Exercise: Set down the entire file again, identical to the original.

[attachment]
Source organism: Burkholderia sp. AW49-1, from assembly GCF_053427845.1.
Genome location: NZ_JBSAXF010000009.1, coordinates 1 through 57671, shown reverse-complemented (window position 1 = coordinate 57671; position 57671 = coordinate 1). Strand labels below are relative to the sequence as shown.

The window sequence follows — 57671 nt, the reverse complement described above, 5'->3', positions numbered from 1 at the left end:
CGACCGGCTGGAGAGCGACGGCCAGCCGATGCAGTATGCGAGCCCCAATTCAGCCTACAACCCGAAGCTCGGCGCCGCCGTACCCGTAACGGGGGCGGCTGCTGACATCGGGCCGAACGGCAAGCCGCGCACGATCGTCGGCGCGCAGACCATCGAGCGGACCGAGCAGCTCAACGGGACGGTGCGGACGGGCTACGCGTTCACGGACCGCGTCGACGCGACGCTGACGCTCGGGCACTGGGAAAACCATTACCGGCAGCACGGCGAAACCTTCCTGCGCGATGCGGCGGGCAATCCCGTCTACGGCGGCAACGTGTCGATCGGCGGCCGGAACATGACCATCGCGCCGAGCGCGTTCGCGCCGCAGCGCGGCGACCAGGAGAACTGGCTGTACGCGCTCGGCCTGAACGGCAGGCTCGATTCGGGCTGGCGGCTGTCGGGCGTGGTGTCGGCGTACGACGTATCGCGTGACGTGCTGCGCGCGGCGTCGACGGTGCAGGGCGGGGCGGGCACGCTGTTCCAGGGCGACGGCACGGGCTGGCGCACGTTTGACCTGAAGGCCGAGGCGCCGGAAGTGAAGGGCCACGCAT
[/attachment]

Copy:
Source organism: Burkholderia sp. AW49-1, from assembly GCF_053427845.1.
Genome location: NZ_JBSAXF010000009.1, coordinates 1 through 57671, shown reverse-complemented (window position 1 = coordinate 57671; position 57671 = coordinate 1). Strand labels below are relative to the sequence as shown.

The window sequence follows — 57671 nt, the reverse complement described above, 5'->3', positions numbered from 1 at the left end:
CGACCGGCTGGAGAGCGACGGCCAGCCGATGCAGTATGCGAGCCCCAATTCAGCCTACAACCCGAAGCTCGGCGCCGCCGTACCCGTAACGGGGGCGGCTGCTGACATCGGGCCGAACGGCAAGCCGCGCACGATCGTCGGCGCGCAGACCATCGAGCGGACCGAGCAGCTCAACGGGACGGTGCGGACGGGCTACGCGTTCACGGACCGCGTCGACGCGACGCTGACGCTCGGGCACTGGGAAAACCATTACCGGCAGCACGGCGAAACCTTCCTGCGCGATGCGGCGGGCAATCCCGTCTACGGCGGCAACGTGTCGATCGGCGGCCGGAACATGACCATCGCGCCGAGCGCGTTCGCGCCGCAGCGCGGCGACCAGGAGAACTGGCTGTACGCGCTCGGCCTGAACGGCAGGCTCGATTCGGGCTGGCGGCTGTCGGGCGTGGTGTCGGCGTACGACGTATCGCGTGACGTGCTGCGCGCGGCGTCGACGGTGCAGGGCGGGGCGGGCACGCTGTTCCAGGGCGACGGCACGGGCTGGCGCACGTTTGACCTGAAGGCCGAGGCGCCGGAAGTGAAGGGCCACGCAT